I’ve seen a number of stories recently about individuals and organisations standing up for what they believe is right.
Some left me with fuzzy warm feelings. Others not so much.
In their midst is much talk of “cancel culture,” though most uses have negative connotations of “intolerance”, “outrage culture” and “mob mentality.” And it makes me ask: when does cancel culture become bullying? Because withdrawing support for public figures isn’t always a bad thing.
To wrap our heads around this, I think there are a few things we need to appreciate.
Five basic things to know about cancel culture
First, cancel culture is a way for one culture to act against another culture. It is inherently about differences of values and priorities. And this isn’t always bad. Some cultures are incredibly toxic and need to be resisted and overcome. For example, rape culture.
Second, cancel culture is linked to our societal concepts of shame.
And I want to be clear about what I do and don’t mean by shame.
People often say that shame is the feeling you have when you think there’s something wrong with you. OK, but that’s not how I define it. In my book, shame is the feeling of fear you have when you believe you deserve to be excluded from the community. Shame is about being cast out. It’s about non-belonging.
Now, bear with me, because I know shame is often inflicted as an abuse tactic. And my goodness, shaming is a very powerful abuse tactic. But. Abuse is also about the telling of a lie. Regardless of whether we intend or want to inflict the fear inherent within shame itself (and for the record, the Holy Spirit never does this), we can still believe, and most of us do, that some things should not belong in our communities.
And this principle of non-belonging is why cancel culture is linked to (but not the same as) how our society and communities understand shame.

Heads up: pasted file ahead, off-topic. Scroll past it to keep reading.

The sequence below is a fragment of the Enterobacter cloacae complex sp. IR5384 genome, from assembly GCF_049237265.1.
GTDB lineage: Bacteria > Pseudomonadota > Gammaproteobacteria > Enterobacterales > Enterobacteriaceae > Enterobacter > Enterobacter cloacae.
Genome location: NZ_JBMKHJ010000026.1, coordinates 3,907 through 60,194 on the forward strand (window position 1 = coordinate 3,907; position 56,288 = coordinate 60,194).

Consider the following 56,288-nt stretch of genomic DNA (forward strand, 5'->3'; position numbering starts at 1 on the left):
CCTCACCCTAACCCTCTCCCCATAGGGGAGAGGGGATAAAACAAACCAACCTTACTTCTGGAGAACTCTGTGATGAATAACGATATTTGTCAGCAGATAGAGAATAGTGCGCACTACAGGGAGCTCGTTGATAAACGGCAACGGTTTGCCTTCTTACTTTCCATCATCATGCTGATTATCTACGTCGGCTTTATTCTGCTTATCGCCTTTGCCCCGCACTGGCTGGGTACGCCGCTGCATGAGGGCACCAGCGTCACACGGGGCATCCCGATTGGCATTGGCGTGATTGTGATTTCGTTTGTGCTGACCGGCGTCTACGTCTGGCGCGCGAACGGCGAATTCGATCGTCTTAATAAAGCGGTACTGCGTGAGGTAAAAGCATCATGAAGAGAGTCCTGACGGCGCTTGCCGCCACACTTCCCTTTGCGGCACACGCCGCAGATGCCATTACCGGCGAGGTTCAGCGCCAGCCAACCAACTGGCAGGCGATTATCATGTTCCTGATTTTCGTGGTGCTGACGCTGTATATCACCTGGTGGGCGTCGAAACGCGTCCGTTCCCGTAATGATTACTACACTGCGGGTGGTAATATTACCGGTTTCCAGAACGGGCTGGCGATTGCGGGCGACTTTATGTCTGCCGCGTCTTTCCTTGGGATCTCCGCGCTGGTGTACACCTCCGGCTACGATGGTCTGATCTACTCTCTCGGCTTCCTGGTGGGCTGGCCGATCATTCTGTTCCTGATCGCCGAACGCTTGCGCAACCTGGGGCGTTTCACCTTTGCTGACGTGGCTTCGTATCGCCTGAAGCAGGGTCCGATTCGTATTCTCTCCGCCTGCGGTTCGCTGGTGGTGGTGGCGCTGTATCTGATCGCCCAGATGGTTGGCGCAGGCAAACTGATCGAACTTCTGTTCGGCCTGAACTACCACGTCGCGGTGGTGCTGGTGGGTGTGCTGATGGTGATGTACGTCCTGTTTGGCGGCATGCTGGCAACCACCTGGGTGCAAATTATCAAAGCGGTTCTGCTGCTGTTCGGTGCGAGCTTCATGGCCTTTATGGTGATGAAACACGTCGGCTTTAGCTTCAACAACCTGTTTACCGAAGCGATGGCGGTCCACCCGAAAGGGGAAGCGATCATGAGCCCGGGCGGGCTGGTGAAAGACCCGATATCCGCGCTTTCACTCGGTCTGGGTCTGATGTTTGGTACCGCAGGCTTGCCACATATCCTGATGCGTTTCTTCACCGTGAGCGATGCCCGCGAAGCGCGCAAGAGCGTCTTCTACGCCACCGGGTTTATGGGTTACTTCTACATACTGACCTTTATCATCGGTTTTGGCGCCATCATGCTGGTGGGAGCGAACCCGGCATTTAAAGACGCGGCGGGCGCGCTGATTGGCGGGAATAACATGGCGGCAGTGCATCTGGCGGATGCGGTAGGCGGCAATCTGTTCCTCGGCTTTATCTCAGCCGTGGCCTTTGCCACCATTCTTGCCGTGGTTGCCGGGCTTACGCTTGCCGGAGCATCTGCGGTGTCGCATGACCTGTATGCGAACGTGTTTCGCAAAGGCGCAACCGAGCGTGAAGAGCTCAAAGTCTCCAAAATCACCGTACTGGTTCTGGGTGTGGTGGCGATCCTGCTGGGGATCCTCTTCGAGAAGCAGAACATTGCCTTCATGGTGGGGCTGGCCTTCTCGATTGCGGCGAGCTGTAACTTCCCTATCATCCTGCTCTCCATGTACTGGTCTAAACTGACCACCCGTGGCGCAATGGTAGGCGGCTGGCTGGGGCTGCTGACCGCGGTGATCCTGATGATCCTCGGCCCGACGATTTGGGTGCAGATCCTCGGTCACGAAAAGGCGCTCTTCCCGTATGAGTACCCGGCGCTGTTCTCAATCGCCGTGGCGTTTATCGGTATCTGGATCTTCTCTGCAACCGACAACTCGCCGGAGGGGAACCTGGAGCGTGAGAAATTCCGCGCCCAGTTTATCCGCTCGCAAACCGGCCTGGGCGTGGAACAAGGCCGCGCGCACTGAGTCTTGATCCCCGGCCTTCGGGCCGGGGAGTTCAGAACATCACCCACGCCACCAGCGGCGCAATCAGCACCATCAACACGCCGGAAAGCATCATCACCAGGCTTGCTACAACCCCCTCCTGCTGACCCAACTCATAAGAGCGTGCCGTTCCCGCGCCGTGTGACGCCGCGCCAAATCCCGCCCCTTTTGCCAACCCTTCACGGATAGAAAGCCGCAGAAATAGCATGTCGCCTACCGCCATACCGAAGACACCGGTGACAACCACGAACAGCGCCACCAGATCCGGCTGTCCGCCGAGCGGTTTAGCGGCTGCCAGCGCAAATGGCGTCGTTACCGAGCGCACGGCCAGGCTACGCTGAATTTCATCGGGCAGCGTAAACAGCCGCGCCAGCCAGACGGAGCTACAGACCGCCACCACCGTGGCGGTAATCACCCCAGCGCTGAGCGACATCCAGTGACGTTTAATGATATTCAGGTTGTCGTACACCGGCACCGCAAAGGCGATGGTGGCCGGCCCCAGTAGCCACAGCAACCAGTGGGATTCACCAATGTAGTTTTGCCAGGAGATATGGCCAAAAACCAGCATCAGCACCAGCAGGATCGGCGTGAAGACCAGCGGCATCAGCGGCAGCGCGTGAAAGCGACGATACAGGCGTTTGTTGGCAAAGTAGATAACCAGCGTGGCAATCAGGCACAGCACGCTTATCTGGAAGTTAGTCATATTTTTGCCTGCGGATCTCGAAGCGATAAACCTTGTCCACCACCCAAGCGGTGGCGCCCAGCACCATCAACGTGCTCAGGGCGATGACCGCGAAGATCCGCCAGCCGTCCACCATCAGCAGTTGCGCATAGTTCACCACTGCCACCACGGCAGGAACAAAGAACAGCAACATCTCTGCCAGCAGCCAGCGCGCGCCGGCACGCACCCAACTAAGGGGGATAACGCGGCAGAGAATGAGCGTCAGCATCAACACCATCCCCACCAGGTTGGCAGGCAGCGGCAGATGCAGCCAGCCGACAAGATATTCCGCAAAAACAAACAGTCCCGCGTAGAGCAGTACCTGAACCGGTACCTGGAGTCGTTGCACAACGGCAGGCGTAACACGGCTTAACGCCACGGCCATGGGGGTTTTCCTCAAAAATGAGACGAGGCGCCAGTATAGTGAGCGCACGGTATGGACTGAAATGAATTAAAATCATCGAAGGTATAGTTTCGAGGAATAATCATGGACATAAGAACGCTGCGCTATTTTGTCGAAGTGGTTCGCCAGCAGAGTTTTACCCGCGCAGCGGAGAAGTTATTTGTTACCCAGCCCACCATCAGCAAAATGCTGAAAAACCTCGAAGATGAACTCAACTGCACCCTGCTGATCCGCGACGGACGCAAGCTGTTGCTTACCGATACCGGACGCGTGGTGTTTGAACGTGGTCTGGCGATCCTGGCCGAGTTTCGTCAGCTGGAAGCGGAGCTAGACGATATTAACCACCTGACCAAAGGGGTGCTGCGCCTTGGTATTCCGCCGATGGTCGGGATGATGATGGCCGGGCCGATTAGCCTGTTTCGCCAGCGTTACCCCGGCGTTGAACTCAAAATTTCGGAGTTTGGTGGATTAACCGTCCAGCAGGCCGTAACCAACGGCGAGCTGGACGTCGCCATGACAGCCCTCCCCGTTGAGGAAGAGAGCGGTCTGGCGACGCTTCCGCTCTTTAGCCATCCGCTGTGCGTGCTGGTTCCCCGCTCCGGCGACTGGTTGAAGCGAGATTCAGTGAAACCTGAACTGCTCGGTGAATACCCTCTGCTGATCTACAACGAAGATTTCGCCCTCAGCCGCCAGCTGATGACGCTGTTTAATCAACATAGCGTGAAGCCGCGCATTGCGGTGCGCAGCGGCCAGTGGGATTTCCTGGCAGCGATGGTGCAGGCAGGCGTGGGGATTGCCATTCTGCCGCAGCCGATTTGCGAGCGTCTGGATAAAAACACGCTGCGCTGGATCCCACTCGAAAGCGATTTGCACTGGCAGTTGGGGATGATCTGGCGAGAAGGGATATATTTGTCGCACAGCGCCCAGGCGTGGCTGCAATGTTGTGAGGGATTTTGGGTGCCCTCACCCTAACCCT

OK, now for number three: when counter-culture focusses on non-belonging, it has two main tools: expulsion and boycotting.
You’ll notice I’ve dropped the term “cancel culture” already and that’s because it gets used in different ways by different people. Merriam Webster defines it as “removing support of public figures on the basis of their objectionable opinions or actions.” That’s boycotting.
Recently though, Jonathan Merritt applied the term more broadly. Writing about the Southern Baptist Convention, he described evangelical “cancel culture” as something that forced out members (and not just leaders) from within the denomination. I’ll pick up on what he said in more detail in my next post, but the point for now is this: what he described is expulsion.
And whatever definition of “cancel culture” you use, it’s more important to recognise these two related-but-distinct tactics: expulsion and boycotting.
OK, point four: expulsion and boycotting have two core purposes: community curation and reputation management.
And five: community curation and reputation management can be internally directed or externally directed – or indeed both.
We need to take these last two points together because only when we evaluate the purpose and direction of an action can we get a feel for whether we’re seeing ethics in action, or age-old bullying.
OK, let’s walk through four examples to illustrate the above.
Example 1: Twitter recently permanently banned Katie Hopkins from having an account on their platform.
This is expulsion working as internal community curation as Twitter’s statement about keeping Twitter safe makes pretty clear.
Now we can debate whether Twitter is ever a ‘safe’ place, and we can debate whether more needs to be done, but that is not the point here. The point is, they’re internally curating their platform, using expulsion, in order to make their space a healthier, happier place for its members.
This action is also external reputation management. Sure, Twitter did this partly to send a message to its users, but it strikes me that the bigger message is to the world at large, and advertisers, about where Twitter’s ethics and priorities lie.
Example 2: YouTuber Dominic Noble recently rebranded his “You really should read the books” t-shirt to exclude the Harry Potter font.